A family affair
Published 6:00 pm Thursday, March 14, 2013
NEW RICHLAND — The Wagner sisters have been instrumental in the success of the New Richland-Hartland-Ellendale-Geneva High School girls’ basketball team, a group that won 30 games and lost only once this year.
But winning wasn’t always the case for Carlie, Maddie and Marnie Wagner.
When they were little, the girls would play their toughest opponents: their older brothers. Alex is 24, and Danny is 22.
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“Their job was to put the ball back in our faces,” Carlie said. “They’d never let us win.”
Jane Wagner, their mother, would watch from a lawn chair to make sure no one got hurt.
“It would be the two big boys and the little girls, and the boys wouldn’t cut them any slack,” Jane said. “If they wanted to play, they had to step it up, or they were going to get hurt or beat, and they don’t like to get beat.”
These days, things have changed. The ball rarely gets rejected back into the face of a Wagner girl, even though the sisters are playing against older competition: Carlie is a junior and the twins are only in eighth grade.
Alex and Danny can be found in the stands at all of their sisters’ games.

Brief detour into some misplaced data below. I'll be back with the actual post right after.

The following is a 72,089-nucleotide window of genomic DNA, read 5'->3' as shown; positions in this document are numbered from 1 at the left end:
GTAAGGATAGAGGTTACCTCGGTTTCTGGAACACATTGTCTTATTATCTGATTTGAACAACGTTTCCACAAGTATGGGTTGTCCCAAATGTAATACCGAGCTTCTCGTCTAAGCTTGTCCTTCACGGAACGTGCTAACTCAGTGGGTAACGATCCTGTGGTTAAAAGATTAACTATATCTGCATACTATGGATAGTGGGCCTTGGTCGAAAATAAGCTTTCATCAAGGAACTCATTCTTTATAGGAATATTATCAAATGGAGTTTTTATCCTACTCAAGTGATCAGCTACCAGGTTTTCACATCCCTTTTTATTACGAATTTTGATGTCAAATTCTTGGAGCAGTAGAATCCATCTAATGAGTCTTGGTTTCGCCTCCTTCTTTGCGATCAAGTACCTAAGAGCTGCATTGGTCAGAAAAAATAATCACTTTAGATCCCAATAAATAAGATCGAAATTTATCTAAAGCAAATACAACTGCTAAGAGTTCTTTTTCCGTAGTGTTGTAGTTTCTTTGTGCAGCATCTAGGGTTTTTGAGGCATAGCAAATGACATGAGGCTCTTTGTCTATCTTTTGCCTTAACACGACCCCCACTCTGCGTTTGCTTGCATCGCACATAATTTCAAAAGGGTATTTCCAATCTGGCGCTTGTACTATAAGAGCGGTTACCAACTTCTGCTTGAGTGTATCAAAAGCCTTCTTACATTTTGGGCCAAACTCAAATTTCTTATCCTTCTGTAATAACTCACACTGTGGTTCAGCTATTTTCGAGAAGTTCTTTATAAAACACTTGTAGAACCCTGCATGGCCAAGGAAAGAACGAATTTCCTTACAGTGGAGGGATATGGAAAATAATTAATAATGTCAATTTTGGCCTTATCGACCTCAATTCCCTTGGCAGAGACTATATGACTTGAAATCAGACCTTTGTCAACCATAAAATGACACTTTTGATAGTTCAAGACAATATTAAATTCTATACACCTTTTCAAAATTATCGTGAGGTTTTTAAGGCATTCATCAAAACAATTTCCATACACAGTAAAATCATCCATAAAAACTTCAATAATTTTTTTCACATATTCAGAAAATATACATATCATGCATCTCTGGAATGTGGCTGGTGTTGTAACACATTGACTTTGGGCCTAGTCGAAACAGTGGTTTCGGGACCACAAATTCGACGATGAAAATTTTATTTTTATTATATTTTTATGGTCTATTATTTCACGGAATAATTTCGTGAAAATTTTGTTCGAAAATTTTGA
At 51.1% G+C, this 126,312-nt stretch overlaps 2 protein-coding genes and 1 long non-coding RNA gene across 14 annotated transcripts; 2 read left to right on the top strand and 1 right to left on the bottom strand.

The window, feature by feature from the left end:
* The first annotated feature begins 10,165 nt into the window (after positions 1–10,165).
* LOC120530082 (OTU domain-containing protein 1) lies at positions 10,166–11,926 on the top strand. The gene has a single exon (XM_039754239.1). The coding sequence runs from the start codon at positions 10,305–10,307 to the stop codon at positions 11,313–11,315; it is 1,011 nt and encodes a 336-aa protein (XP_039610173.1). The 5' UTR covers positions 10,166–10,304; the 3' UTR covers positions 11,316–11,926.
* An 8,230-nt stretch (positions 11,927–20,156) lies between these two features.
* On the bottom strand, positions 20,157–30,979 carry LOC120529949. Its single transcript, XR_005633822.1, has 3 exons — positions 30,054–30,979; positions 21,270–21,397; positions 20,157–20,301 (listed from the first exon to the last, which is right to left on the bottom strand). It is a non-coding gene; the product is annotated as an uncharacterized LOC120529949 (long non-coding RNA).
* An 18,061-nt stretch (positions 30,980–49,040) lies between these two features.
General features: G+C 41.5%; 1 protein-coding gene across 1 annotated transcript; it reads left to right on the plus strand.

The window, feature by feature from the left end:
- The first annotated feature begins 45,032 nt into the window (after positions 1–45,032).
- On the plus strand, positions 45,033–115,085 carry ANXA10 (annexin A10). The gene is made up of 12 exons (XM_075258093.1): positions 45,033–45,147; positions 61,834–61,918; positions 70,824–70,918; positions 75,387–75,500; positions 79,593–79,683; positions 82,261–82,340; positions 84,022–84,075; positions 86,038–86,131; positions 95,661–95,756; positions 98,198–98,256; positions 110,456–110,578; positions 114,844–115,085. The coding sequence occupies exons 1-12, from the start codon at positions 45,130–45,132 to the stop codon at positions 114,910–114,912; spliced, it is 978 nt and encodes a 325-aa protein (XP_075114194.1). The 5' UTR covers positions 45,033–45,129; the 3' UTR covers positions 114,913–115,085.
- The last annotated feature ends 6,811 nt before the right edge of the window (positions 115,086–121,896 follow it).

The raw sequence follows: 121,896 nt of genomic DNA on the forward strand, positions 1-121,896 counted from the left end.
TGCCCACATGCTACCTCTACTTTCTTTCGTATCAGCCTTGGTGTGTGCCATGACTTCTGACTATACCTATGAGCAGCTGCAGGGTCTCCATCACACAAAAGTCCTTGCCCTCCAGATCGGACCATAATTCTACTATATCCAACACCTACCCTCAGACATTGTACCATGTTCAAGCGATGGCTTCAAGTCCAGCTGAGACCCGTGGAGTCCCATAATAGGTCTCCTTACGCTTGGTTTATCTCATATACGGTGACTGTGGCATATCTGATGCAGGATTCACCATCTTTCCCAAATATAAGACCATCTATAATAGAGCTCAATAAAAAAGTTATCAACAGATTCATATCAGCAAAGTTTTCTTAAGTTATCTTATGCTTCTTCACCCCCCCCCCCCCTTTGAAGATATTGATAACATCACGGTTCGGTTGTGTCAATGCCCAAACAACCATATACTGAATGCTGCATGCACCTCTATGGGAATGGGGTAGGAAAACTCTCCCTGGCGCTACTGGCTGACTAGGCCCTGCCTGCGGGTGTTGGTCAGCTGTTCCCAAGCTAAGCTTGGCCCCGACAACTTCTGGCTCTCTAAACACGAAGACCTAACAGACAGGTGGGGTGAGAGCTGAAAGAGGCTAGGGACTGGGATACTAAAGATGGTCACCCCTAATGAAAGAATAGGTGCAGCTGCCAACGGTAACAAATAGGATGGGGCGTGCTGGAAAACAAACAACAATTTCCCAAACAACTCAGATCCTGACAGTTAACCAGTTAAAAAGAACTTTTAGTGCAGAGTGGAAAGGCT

“The boys are their biggest fans,” Jane said. “They’ll go to work at 4 in the morning to get off in time to make the games.”
In the Panthers’ state quarterfinal win over Pelican Rapids, 45 of NRHEG’s 62 points were scored by a Wagner. They clearly don’t fear the older competition. Carlie earned 31 points, seven rebounds, four steals and four assists. Maddie earned 12 points, nine rebounds and three steals, while her twin Marnie added two points, two assists, two steals and a rebound.
Just like Alex and Danny pushed their sisters to get better when they were little, Carlie doesn’t sugarcoat anything with the twins, Maddie said.
“Carlie gets on Marnie and me a lot,” she said. “We’re always pretty good on the court, but if we make a mistake, we always hear about it. She’ll let us know.”
“… in a constructive way,” Carlie added with a laugh.
When they’re out on the court, the sisters can anticipate each other’s moves.
“We can read each other easily,” Carlie said. “When you’re a family, you just know each other better.”
Among many Divison I offers, Carlie verbally committed to the University of Minnesota earlier this season, because she said it was a good fit.
“It’s close to home, which was big for me,” she said. “You know, every little Minnesota girl wants to be a Gopher growing up. The coaches are awesome, and I Iove the players coming in.”
Wednesday’s state quarterfinal game was extra special to Carlie — because it was played in Williams Arena — the home of the Gophers.
In the state semifinals, the Panthers will play Minneapolis Washburn at the Target Center at 8 p.m. Friday.